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Fascinating comparisons! Especially the branding the buroughs one from the 1800’s, did not know it. To add to the hexagonal fever: Henrion also designed a hexagonal routemap for KLM around 1964, might post it some time later.

As for the inspiration for the Rotterdam design. In the sixties Rotterdam had been running a city marketing campaign called ‘Rotterdam–As busy as a bee’, that served as a direct inspiration for these graphics. Benno Wissing (TD) designed a book for this campaign.

From a social point of view the comparison with honey comb structures pointed at a feeling of community. In a famous discussion between Jan van Toorn and Crouwel in 1972, Crouwel was accused of being to authoritarian, imposing forms on society too much. This did not go well in Holland in the 1960’s and 1970’s, were everything that reeked of authority–government as well as industry–was suspect.

He had tried to correct this authoritarian feeling already to some degree with this house style: ‘This house style is not the identification of the city council but stands for the recognition of the community as a whole’. ‘The hexagonal forms, because of their strictly geometric character, give flexibility and playfullness in their application.’ ‘This handbook should be seen as a workbook, a stimulans to work creatively within a Rotterdam-‘framework’. (typical 1970’s social talk out of the depicted manual).

In a more formal way the hexaforms are closely connected with the work of the architects Slothouber and Graatsma, than working at the Dutch State Mines (DSM) exhibition department. They had taken the stance that all design should be based on cubes, often showing isometric projections of cubes. Very interesting guys, their work bordering on art & technic. In 1965 an exhibition was dedicated to their work at the Stedelijk Museum Amsterdam. Crouwel was the ‘house designer for the Stedelijk museum’. Later on Crouwel sat on a committee promiting Slothouber & Graatsma’s work for the ‘Center for Cubist Structures’. See here a link for them: http://www.designws.com/pagina/1ccceng.htm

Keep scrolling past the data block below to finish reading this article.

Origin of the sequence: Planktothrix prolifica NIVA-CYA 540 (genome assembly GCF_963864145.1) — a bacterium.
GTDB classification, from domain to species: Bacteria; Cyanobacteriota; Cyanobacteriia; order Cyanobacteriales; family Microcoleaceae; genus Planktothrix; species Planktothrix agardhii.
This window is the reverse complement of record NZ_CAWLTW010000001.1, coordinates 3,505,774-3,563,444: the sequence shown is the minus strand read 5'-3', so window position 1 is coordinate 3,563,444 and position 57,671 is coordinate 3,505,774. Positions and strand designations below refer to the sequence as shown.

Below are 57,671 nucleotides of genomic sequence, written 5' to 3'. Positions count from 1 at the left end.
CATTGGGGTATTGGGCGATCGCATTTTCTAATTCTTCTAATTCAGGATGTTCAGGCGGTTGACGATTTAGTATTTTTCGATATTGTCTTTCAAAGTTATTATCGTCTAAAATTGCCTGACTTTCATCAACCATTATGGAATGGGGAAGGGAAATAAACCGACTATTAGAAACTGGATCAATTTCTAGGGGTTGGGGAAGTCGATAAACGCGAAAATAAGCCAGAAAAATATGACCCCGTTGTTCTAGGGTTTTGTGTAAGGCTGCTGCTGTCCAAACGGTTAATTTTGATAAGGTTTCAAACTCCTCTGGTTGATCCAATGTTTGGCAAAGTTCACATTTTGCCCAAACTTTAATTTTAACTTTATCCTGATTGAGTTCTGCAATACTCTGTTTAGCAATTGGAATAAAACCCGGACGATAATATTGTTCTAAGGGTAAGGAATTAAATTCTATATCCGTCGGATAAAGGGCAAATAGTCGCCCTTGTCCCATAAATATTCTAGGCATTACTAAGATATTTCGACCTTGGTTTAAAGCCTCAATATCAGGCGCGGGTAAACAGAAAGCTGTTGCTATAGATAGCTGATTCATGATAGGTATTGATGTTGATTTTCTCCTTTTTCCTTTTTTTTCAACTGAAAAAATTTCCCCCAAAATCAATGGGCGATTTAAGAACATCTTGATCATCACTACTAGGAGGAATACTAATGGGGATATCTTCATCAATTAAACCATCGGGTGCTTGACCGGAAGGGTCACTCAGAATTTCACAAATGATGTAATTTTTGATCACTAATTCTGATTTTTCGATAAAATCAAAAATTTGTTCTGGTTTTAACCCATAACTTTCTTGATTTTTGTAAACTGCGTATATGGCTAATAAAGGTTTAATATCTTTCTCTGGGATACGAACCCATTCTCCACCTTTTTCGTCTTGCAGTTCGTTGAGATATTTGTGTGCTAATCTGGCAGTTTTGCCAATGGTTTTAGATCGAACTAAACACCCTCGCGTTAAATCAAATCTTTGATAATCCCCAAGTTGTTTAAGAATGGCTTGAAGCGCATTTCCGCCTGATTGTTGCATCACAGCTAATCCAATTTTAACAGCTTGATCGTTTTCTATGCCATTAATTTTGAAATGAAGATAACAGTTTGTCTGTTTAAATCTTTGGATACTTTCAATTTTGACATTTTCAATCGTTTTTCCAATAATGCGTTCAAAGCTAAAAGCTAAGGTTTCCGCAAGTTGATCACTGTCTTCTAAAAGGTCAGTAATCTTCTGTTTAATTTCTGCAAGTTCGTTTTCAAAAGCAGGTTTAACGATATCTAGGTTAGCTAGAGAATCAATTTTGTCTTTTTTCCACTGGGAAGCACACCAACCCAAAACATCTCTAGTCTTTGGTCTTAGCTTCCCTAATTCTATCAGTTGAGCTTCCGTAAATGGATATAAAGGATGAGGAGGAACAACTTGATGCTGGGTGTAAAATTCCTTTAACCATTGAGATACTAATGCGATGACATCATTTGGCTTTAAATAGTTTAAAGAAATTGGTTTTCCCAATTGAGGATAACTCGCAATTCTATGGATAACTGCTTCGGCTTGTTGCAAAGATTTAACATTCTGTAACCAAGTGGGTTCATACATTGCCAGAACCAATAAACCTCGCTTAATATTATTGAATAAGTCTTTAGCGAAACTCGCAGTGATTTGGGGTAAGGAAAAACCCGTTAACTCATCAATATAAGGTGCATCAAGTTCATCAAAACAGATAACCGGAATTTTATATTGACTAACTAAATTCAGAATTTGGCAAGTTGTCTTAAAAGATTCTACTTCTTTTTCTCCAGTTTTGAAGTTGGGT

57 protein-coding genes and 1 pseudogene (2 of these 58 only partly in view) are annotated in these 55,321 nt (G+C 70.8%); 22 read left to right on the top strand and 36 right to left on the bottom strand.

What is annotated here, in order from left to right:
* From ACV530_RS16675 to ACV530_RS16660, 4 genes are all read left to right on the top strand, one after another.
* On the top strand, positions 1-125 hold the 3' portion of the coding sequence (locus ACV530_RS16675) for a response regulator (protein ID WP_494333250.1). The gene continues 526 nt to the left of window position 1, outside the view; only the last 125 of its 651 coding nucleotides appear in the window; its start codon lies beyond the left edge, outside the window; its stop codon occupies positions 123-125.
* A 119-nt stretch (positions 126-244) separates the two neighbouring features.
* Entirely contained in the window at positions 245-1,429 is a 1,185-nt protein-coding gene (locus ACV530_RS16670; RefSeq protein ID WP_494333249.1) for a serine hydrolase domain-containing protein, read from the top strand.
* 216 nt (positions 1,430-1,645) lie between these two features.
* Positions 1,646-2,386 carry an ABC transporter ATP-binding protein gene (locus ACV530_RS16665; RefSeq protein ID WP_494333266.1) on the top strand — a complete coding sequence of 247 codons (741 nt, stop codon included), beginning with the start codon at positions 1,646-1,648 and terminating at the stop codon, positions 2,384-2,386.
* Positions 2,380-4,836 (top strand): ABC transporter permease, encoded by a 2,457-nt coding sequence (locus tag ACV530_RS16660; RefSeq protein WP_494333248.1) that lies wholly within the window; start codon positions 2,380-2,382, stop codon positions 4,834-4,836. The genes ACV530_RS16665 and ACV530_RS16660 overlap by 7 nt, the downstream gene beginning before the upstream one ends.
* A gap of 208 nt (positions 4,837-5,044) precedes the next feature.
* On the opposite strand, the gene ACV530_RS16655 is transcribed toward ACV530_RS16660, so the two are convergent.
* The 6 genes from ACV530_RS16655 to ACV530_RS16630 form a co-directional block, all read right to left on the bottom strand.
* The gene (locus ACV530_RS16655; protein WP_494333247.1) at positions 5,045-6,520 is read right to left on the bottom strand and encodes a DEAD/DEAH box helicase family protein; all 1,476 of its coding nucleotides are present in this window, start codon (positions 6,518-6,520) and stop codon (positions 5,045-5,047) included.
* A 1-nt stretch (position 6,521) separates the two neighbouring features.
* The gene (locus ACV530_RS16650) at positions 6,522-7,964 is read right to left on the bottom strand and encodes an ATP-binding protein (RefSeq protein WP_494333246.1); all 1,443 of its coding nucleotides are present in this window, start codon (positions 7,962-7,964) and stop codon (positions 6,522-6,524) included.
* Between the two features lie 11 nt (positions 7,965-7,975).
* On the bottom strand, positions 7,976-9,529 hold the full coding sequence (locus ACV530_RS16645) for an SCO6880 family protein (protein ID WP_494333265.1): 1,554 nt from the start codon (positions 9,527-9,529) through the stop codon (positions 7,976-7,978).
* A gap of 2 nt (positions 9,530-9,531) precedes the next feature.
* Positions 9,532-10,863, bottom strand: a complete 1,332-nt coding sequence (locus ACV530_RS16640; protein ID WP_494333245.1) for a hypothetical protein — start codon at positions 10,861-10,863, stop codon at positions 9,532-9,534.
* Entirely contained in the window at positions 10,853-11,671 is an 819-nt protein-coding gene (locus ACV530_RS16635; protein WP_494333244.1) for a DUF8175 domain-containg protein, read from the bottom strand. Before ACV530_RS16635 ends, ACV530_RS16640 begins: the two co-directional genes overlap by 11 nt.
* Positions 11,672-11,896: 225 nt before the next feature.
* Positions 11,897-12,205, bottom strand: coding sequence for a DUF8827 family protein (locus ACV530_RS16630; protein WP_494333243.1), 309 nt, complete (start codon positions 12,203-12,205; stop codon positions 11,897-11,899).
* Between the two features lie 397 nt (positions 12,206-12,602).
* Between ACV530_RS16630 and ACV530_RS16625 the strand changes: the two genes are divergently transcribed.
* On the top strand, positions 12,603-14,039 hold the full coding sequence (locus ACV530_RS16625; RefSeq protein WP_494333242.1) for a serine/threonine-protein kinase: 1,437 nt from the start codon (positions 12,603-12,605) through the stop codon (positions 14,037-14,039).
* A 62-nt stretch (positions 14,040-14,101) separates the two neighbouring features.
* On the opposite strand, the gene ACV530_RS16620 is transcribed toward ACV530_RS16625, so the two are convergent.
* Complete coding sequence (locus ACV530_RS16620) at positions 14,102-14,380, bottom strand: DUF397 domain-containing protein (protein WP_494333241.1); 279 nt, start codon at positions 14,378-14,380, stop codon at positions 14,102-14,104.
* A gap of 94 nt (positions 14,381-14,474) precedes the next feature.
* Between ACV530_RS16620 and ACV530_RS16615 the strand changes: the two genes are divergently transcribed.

Wrote a book about Dutch visual identities (KLM, PAM, NS, PTT etc) and design agencies (Henrion, TD, Tel Design and AID) in the 1960’s and 1970’s, hence the interest. Unfortunately only in Dutch, might come an English edition later : ).


Wibo, thanks so much for adding some fascinating detail to the genesis of the Rotterdam identity. Please let us know more about Henrion's work for KLM.

I guess you wanted to push the precedent further back, you could look at Marcel Breuer's hexagonal travertine tiles on the facade of De Bijenkorf ("The Beehive") department store, completed in 1957. With it's sealed box exterior, and Naum Gabo sculpture outside, it's a very avant-garde design. More info here

BTW, here is a link to the book that Wibo has written:Droom van helderheid by the great 010 publishers. It's a shame that this is currently only available in Dutch at the moment, because there is a great resurgence of international interest in Dutch modernist graphic design, as the recent Wim Crouwel exhibition at the Design Museum proves.

I keep claiming that Rotterdam is an urban laboratory, and I still can't believe that they are still planning to knock down De Lijnbaan.


Interesting, had not thought of that. Again a link to Total Design. The hexagonal Bijenkorf-logo was designed in 1957 by Müller-Brockmann, one of Crouwels admired designers. The travertine front of the Bijenkorf in Rotterdam blended in perfectly with his design. Shared spirits. In the 1960’s TD worked on company magazines (Ben Bos) and posters (Benno Wissing) for the Bijenkorf too . . . Around the same time the house designer of the Bijenkorf, Benno Premsela, designed the paper wrappings for Bijenkorf packaging using a hexagonal structure, thus introducing it in print.

NB knocking down the Lijnbaan, at the time unique in Europe, is of course a shame. On the other hand, it proved difficult to give it back its former glory. Its dominated by run of the mill shopping chains right now, giving it a cheap and sleazy atmosphere. Also the typical low rise profile, once appealing, seems to get lost and dominated by other property developments in the area, thus fragmenting the two clear axis of the Lijnbaan.


Very interesting. What came to mind first was the Kubuswoningen-- which are obviously square, not hexagonal, but nonetheless make an interlocking geometric tiled pattern in Rotterdam. Almost as if a variant on the general theme of this identity was expressed in a habitable form.

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The deep you dig into the subject and give us the accurate data is appreciable.

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